*  Theroux writes, "There would be no point in saying any of this if it were not generally accepted that to be a man is somehow--even now in feminist-influenced America--a privilege? Take a position on the claim that to "be a man" implies to have privilege.
* After reading this piece, what do you see as the central issue facing boys and young men in our society? Identify this issues and argue at least one way to address this issue.

Start homework.

Registration stuff

Journal #6
Read Matthias R. Mehl's "Are Women Really More Talkative Than Men?" Focus on reading charts and graphs and understanding the purpose of footnotes. Short answers questions over footnotes:

1. Who wrote Language and the Woman's Place?
2. Which source was published by Morgan Road in New York?
3. Which source is an online document?.
4. Why are only pages 281-313 included in the citation for James and Drakich?
5. Who are the authors of Int. J. Corpus LInguist
6. What do the "2" and the "133" refer to in the Int. J. Corpus LInguist entry?
7. In footnote 7, why are the authors not listed in alphabetical order?
9. What is the purpose of footnote 8?
10. What is the purpose of footnote 9?


You may want your own copy of Othello (Folger edition if possible)
 1.30
Discuss Gould's "Women's Brains" assignment as a class for 30 minutes.
--questions for discussion 1
--journal questions RS #2, 4, 7, 9, 11
--components of a solid argument
--possible methods of organization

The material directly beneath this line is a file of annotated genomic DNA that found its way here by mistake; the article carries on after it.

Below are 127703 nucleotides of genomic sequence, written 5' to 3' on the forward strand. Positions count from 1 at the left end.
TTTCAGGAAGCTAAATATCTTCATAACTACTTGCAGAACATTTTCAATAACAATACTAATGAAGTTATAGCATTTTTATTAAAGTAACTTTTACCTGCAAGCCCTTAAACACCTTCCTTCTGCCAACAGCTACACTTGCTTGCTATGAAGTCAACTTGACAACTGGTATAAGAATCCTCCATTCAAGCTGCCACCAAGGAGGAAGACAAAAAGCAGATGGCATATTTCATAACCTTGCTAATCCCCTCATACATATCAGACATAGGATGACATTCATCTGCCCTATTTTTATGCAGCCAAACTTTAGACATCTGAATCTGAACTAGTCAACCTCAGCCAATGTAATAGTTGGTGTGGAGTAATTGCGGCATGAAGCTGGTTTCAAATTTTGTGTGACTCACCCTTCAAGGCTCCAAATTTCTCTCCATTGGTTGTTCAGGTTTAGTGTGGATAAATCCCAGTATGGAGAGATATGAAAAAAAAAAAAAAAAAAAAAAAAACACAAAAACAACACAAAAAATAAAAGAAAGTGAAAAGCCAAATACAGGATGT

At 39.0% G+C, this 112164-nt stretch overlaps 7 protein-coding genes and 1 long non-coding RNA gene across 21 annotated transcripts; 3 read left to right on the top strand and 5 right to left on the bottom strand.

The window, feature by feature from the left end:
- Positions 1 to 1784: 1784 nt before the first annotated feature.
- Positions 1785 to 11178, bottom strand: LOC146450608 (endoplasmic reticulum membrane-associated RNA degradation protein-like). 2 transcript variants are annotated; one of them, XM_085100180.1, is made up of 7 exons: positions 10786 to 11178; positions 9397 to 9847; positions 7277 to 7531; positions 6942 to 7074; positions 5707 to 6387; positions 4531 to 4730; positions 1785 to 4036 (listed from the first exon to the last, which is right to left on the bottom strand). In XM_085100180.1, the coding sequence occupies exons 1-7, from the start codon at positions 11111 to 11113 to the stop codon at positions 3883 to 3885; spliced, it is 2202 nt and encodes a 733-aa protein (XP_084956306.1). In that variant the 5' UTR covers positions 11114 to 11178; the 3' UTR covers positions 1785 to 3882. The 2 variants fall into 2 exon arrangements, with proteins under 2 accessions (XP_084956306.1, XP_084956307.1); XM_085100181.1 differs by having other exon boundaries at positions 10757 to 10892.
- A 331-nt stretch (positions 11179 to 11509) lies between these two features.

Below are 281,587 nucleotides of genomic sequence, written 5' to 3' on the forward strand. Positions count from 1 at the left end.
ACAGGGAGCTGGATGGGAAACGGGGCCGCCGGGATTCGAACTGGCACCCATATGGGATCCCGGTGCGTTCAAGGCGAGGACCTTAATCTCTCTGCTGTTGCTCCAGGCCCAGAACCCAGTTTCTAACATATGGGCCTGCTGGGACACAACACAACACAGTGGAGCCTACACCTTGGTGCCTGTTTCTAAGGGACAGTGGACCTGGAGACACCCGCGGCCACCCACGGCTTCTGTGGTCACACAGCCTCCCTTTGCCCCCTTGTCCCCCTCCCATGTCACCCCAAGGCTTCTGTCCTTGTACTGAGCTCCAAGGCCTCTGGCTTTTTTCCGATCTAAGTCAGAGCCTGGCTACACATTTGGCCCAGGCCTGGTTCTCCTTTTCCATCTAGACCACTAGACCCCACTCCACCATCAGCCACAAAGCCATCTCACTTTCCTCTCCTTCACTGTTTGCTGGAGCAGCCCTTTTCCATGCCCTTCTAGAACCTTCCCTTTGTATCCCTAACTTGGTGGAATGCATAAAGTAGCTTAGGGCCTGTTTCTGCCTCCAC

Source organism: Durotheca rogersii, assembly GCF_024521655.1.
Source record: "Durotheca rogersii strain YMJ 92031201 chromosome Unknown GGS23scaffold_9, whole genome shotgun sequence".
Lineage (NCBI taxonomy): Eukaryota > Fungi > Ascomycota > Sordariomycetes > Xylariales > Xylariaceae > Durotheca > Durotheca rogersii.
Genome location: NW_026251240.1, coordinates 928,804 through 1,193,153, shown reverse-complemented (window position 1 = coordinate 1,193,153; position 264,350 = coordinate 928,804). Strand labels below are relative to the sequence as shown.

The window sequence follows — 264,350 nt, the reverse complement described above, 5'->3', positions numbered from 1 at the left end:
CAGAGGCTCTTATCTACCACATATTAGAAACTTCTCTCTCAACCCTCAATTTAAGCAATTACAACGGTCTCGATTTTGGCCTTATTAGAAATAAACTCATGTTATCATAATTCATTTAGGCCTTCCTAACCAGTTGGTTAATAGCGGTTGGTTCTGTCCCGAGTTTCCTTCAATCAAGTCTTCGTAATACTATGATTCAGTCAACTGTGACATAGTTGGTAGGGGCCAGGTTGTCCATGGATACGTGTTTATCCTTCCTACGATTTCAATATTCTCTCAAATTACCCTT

--addressing the opposition
--citing evidence/source information

Graded Discussion on Virginia Woolf (45 min):
Questions for Discussion 1, 4, 5, and 6. Questions on Rhetoric and Style #1, 2, 3, 5, 7, 8, 9, 11, 12.

Begin working on homework.
Start registration stuff-

Read and annotate Deborah Tannen's "There is No Unmarked Woman" (LC 552-557).

Read and annotate Paul Theroux's "Being a Man" (567-570)


 1.26  ESSAY REWRITE DUE TODAY!

Argument Practice--IN CLASS (COMPLETION GRADE ONLY)
Discuss Twain journal and Q/A
Take a Position on Twain's assertion that [i]t is our nature to conform" (para. 7).

Write a Thesis and Outline your argument--what claims will you make? What examples support your claims and your position? If you finish your outline, begin writing the paper.  You have only 30 minutes for this entire assignment.

Discuss Twain's essay, his view of "corn-pone" opinions and his view of conformity, possible approaches to this essay/thesis statements, and examples.

Begin homework: Arguments about sex and gender.
 Journal #5:
Gould homework reading and journal assignment. (LC 518-524) and in your journal answer Question for Discussion #1 AND Questions on Rhetoric and Style #2, 4, 7, 9, and 11

AND

Read Virginia Woolf's "Professions for Women" (LC p. 525-529). THINK ABOUT and be prepared to participate in a graded class discussion over the following. You do NOT have to answer these in your journal, but I would recommend taking notes or writing detailed annotations.